History of Woulgan

 

Biotec BetaGlucans’ work on beta-glucan activity has its roots in discoveries made at the University of Tromsø, Norway, and Biotec Pharmacon’s early work developing a portfolio of beta-1,3/1,6-glucan products that have been sold worldwide in the animal health and consumer markets.

The company has closely collaborated with leading research groups in Norway, Europe and the United States of America, executing projects that have revealed novel insights for the mode of action and potential uses of beta-glucans.[1–7] During the last 25 years, beta-1,3/1,6-glucan has been introduced as a feed additive to improve health and performance of farmed shrimp, fish, pigs, chicken, laying hens and calves, and of horses and pet animals.[8–17]

In recent years, awareness of and general research into the immune system-boosting potential of beta-glucans has increased within biomedical and clinical research communities.

Building upon the foundation it laid in animal health and consumer products, Biotec BetaGlucans has invested major resources in R&D to better understand how beta-1,3/1,6-glucan’s modulation of immune mechanisms can be used to treat or prevent immune-related disorders and diseases. As a result, the company has developed a soluble beta-1,3/1,6-glucan (SBG), which is the active ingredient in Woulgan Bioactive Beta-Glucan Gel, an advanced wound healing product.



  1. Preus HR, Aass AM, Hansen BF, Moe B, Gjermo P. A randomized, single-blind, parallel-group clinical study to evaluate the effect of soluble beta-1,3/1,6-glucan on experimental gingivitis in man. J Clin Periodontol2008;35(3):236–41.

  2. Lehne G, Haneberg B, Gaustad P, et al. Oral administration of a new soluble branched beta-1,3-D-glucan is well tolerated and can lead to increased salivary concentrations of immunoglobulin A in healthy volunteers. Clin Exp Immunol 2006;143(1):65–9.

  3. Breivik T, Opstad PK, Engstad R, et al. Soluble beta-1,3/1,6-glucan from yeast inhibits experimental periodontal disease in Wistar rats. J Clin Periodontol 2005;32:347–3.

  4. Ragupathi G, Yeung KS, Leung PC, et al. Evaluation of widely consumed botanicals as immunological adjuvants. Vaccine 2008;26(37):4860–5.

  5. Harnack U, Eckert K, Fichtner I, Pecher G. Oral administration of a soluble 1-3, 1-6 beta-glucan during prophylactic survivin peptide vaccination diminishes growth of a B cell lymphoma in mice. Int Immunopharmacol2009;9(11):1298–303.

  6. Harnack U, Eckert K, Fichtner I, Pecher G. Comparison of the effect of orally administered soluble beta-(1-3),(1-6)-D-glucan and of G-CSF on the recovery of murine hematopoiesis. In Vivo 2010;24(1):59–63.

  7. Harnack U, Johnen H, Pecher G. IL-1 receptor antagonist anakinra enhances tumour growth inhibition in mice receiving peptide vaccination and beta-(1-3),(1-6)-D-glucan. Anticancer Res 2010;30(10):3959–65.

  8. Robertsen B, Rørstad G, Engstad R, Raa J. Enhancement of non-specific disease resistance in Atlantic salmon, Salmo salar L., by a glucan from Saccharomyces cerevisiae cell walls. J Fish Dis 1990; 13: 391–400.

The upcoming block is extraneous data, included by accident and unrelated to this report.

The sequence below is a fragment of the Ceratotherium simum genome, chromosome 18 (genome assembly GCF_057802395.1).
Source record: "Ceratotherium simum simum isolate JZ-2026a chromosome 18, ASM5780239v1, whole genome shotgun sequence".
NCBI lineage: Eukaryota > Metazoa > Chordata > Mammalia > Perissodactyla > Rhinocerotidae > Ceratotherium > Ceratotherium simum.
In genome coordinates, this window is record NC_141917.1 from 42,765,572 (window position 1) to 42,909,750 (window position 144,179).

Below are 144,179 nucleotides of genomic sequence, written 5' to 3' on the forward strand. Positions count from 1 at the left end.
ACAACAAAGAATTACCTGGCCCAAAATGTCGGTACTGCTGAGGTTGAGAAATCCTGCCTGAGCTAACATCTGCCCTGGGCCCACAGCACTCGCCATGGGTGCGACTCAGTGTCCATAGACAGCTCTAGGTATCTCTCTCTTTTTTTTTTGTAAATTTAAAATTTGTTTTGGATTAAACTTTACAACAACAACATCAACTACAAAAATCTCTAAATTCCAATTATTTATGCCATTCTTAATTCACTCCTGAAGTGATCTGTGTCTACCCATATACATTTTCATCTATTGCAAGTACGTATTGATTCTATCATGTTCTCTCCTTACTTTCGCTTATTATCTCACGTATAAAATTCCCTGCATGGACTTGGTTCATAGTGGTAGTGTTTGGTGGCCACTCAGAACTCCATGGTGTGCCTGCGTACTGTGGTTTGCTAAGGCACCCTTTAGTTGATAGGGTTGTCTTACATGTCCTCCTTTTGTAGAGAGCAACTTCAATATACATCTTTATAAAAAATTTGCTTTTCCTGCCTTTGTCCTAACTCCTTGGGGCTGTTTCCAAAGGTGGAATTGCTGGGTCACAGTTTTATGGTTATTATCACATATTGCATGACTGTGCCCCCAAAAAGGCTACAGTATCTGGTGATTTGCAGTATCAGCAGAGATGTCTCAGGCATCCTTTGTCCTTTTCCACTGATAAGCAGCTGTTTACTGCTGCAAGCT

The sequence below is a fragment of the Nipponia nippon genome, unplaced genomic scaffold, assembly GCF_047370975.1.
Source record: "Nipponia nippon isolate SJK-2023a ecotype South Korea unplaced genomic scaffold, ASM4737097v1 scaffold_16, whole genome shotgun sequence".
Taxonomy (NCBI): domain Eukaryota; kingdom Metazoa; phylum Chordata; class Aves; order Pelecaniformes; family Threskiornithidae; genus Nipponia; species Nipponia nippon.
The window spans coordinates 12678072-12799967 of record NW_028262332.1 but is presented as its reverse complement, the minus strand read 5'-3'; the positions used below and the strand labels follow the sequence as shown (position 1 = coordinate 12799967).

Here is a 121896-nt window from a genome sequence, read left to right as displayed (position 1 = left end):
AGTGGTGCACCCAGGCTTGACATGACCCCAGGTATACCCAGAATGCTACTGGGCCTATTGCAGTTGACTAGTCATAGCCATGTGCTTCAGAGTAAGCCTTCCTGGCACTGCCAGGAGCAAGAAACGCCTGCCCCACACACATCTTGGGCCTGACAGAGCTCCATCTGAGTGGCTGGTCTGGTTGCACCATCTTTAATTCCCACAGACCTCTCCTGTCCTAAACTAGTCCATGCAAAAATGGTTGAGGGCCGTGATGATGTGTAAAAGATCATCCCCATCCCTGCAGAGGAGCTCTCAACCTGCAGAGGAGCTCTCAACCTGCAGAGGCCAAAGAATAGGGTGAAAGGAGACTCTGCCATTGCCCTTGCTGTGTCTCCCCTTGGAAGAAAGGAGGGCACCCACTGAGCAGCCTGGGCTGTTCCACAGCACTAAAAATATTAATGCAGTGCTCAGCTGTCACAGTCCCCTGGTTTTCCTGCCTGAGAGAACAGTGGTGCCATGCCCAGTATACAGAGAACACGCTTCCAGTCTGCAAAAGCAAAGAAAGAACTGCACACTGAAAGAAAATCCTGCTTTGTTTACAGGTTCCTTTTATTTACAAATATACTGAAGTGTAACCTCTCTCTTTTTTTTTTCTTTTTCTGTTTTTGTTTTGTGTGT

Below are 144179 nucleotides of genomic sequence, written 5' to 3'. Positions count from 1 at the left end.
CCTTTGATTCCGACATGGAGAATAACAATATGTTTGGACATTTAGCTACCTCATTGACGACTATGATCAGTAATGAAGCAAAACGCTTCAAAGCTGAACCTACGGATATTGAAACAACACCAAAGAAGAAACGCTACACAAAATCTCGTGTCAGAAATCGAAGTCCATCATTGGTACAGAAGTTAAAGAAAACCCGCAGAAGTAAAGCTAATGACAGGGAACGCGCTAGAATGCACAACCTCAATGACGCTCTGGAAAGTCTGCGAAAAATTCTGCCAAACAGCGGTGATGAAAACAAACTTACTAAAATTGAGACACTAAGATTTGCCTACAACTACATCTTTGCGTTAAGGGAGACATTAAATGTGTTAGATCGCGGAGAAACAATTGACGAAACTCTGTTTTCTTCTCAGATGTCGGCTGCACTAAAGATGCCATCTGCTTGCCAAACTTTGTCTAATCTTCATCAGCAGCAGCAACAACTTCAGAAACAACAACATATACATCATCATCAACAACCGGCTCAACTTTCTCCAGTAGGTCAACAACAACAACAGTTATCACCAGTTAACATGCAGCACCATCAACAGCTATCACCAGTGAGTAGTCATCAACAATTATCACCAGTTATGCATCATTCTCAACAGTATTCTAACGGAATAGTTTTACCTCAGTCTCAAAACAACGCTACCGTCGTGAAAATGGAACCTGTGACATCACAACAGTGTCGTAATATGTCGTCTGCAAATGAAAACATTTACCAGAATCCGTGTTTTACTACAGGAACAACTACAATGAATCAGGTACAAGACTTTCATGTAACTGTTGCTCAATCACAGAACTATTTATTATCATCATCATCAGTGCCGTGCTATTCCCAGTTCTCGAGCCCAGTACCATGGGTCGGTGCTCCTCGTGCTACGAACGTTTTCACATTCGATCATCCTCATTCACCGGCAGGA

9. Jorgensen JB, Robertsen B. Yeast beta-glucan stimulates respiratory burst activity of Atlantic salmon (Salmo salar L.) macrophages. Dev Comp Immunol 1995; 19: 43–57.

  10. Supamattaya K, Pongmaneerat J, Klowklieng T. The effect of beta-glucan (MacroGard®) on growth performance, immune response and disease resistance in black tiger shrimp, Penaeus monodon Fabricius. J Sci Technol 2000; 22: 677–88.

  11. Decuypere J, Dierick N, Boddez S. The potentials for immunostimulatory substances (beta-1,3/1,6 glucans) in pig nutrition. J Anim Feed Sci 1998; 7: 259–65.

  12. Krakowski L, Krzyzanowski J, Wrona Z, Siwicki AK. The effect of nonspecific immunostimulation of pregnant mares with 1,3/1,6 glucan and levamisole on the immunoglobulin levels in colostrum, selected indices of nonspecific cellular and humoral immunity in foals in neonatal and postnatal period. Vet Immunol Immunopathol1999; 68: 1–11.

  13. Engstad RE, Riesen G. Beta-glucan as immunostimulant: biological effects, recognition and structural aspects. In: Schubert R, Flachowsky G, Jahreis G, Bitsch R, eds. Vitaminen und Zusatzstoffe in der Ernährung von Mensch und Tier. Jena, Germany: Friedrich-Schiller-University Jena; 2001. 443–6.

  14. Goddeeris BM. Effect of beta-glucans on an ETEC infection in piglets. Vet Immunol Immunopathol 2009; 128: 60–6.

  15. Stuyven E, Verdonck F, Van Hoek I, Daminet S, Duchateau L, Remon JP, et al. Oral administration of beta-1,3/1,6-glucan to dogs temporally changes total and antigen-specific IgA and IgM. Clin Vaccine Immunol 2010; 17: 281–5.

  16. Vetvicka V, Vannucci L, Sima P. The effects of beta-glucan on fish immunity. N Am J Med Sci 2013; 5: 580–8.

  17. Meena DK, Das P, Kumar S, Mandal SC, Prosty SK, Singh SK, et al. Beta-glucan: an ideal immunostimulant in aquaculture (a review). Fish Physiol Biochem 2013; 39: 431–57.

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